J Street poll: 72% of US Jews find Trump partly to blame for Pittsburgh shooting
search

J Street poll: 72% of US Jews find Trump partly to blame for Pittsburgh shooting

Strong majority of Jewish Americans disapprove of president, favor Iran deal and two-state solution, according to survey commissioned by left-wing lobby

Eric Cortellessa covers American politics for The Times of Israel.

US President Donald Trump addresses a 'Make America Great Again' rally at Bozeman Yellowstone International Airport, November 3, 2018 in Belgrade, Montana. (Nicholas Kamm/AFP)
US President Donald Trump addresses a 'Make America Great Again' rally at Bozeman Yellowstone International Airport, November 3, 2018 in Belgrade, Montana. (Nicholas Kamm/AFP)

WASHINGTON — A poll released Wednesday morning by the left-wing lobby group J Street said that the vast majority of American Jews find US President Donald Trump at least partially responsible for the deadly Pittsburgh synagogue shooting two weeks ago.

According to the survey conducted by GBA Strategies, a Democratic polling firm run by Jim Gerstein, 72 percent of US Jewish voters think Trump’s comments and policies were either “very” or “somewhat” responsible for inspiring the attack by emboldening anti-Semites.

On October 27, a gunman entered the Tree of Life synagogue in Pittsburgh with an AR-15 and several handguns and opened fire on a Shabbat service. The suspect, identified as Robert Bowers, killed 11 congregants and injured four police officers, authorities said. The ADL said in a statement that it believed the massacre was “the deadliest attack on the Jewish community in the history of the United States.”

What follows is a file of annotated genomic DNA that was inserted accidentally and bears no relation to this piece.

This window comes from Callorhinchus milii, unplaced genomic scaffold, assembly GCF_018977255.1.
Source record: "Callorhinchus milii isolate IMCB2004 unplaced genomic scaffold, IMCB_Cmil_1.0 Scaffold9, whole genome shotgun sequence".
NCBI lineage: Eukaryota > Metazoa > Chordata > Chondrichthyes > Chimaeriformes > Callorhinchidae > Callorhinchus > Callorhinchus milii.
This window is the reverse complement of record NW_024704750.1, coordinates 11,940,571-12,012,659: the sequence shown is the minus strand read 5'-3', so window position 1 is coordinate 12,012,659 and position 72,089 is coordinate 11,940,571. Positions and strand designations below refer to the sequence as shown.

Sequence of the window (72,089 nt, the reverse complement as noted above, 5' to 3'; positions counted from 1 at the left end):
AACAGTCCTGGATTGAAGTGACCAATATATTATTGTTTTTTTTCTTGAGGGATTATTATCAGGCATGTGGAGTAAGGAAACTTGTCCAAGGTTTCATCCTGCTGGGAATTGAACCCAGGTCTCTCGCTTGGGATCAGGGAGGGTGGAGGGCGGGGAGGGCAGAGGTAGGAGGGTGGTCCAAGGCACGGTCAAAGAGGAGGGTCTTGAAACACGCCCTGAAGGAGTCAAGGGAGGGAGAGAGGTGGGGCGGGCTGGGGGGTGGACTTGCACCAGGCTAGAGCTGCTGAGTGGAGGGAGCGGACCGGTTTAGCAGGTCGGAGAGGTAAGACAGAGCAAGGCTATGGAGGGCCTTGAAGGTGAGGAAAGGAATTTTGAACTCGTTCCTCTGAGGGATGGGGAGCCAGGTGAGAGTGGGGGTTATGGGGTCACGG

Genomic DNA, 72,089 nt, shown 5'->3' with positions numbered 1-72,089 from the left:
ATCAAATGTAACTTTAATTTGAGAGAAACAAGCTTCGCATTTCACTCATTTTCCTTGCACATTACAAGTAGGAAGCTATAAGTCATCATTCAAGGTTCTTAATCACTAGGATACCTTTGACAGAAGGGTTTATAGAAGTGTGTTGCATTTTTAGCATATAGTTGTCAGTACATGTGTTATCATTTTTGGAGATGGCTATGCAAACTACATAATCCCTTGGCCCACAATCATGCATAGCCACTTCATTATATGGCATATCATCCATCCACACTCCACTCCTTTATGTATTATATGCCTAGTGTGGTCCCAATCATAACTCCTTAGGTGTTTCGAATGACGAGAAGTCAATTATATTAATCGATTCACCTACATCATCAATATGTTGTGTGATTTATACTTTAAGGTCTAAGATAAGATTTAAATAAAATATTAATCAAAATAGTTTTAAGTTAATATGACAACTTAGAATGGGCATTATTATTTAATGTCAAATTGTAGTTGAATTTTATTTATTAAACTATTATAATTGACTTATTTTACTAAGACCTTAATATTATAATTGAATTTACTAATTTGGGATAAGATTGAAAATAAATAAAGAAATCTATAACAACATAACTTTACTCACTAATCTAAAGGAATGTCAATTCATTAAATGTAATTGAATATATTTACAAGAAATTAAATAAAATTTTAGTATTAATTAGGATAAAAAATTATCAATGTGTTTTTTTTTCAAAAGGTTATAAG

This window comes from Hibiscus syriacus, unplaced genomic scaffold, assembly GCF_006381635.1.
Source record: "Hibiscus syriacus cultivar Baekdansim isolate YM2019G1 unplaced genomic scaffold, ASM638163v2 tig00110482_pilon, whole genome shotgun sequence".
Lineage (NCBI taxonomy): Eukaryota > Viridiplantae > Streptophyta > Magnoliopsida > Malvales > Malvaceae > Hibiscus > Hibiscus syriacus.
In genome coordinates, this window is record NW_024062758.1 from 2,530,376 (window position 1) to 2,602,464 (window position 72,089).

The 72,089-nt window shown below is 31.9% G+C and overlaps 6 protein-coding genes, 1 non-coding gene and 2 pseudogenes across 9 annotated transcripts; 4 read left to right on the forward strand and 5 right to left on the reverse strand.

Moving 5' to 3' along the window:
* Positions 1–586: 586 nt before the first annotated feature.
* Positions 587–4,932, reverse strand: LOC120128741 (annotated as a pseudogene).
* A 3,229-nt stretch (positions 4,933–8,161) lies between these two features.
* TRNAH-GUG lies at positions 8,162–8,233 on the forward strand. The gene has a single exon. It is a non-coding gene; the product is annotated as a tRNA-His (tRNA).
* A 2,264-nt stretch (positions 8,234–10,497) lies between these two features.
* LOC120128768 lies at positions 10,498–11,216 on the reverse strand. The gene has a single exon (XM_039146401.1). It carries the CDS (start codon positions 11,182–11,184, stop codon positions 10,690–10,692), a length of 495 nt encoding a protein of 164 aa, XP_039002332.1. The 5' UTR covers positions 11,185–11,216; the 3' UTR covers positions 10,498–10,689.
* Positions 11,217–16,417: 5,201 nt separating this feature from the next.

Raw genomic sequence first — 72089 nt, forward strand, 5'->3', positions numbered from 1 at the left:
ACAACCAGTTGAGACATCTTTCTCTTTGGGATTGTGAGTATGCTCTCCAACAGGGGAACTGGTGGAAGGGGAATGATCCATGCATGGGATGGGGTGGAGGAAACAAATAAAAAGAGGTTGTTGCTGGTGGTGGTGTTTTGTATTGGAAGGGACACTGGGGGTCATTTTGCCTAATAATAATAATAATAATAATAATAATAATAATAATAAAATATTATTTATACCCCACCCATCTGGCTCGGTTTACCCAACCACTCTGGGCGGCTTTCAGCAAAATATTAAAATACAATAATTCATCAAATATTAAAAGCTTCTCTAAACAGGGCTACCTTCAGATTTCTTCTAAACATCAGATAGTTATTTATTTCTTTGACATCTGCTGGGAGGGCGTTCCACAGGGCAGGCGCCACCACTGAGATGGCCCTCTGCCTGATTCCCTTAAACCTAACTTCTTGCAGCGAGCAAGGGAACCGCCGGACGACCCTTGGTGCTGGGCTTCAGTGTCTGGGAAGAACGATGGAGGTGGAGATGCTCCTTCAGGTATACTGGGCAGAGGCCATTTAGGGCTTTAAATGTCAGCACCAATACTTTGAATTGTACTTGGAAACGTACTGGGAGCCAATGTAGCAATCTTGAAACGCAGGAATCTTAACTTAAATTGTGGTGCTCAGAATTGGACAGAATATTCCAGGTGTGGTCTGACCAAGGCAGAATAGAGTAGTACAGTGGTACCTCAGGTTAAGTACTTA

Federal prosecutors charged Bowers with 44 felony counts, including using a firearm to commit murder and other hate crimes, such as obstructing the exercise of religious beliefs resulting in death and obstructing the exercise of religious beliefs resulting in bodily injury to a public safety officer.

The poll, which was commissioned by the liberal Middle East advocacy group J Street, found that large numbers of Jewish Americans were deeply concerned with the resurgence of anti-Semitism (81%), racism (79%) and right-wing extremism (79%) since Trump ascended to the White House in January 2017.

US President Donald Trump arrives for a ‘Make America Great Again’ campaign rally at McKenzie Arena, in Chattanooga, Tennessee, on November 4, 2018. (Nicholas Kamm/AFP)

“American Jews do not like Trump’s policies, and they intensely dislike this president, whose rhetoric on race and immigration drives Jews even further away from Republicans,” Gerstein said. “The Trump presidency has led Jews to vote even more Democratic than at any time since 2010.”

The survey was taken on Election Day, when it questioned 1,139 Jewish voters. It found that 74% of respondents disapproved of Trump while just 18% approved of him. Those figures coincide with other polls, including the American Jewish Committee’s from last September, which found that 77% disapproved of the president.

The GBA poll also found that 76% of Jewish voters backed Democratic congressional candidates whereas 19% went with Republicans.

On Tuesday, Democrats seized control of the House of Representatives while Republicans gained seats in the Senate, in what was largely seen as a referendum on the Trump presidency.

House Minority Leader Nancy Pelosi of Calif., smiles as she is cheered by a crowd of Democratic supporters during an election night returns event at the Hyatt Regency Hotel, on Tuesday, Nov. 6, 2018, in Washington. (AP Photo/Jacquelyn Martin)

GBA also focused on some of J Street’s core issues, mainly US foreign policy in the Middle East. The survey reported that 71% of Jewish voters supported the Iran nuclear deal struck under the Obama White House, which marked an 8% increase in support for the landmark pact from Election Night 2016, when GBA conducted the same poll.

Moreover, 78% of participants said a peace agreement between Israelis and Palestinians should result in a two-state outcome. That also marked an increase from 2016, when 70% said they favored that resolution.

The Iran deal and a two-state solution are among the two main policies for which J Street advocates and supports.

read more:
comments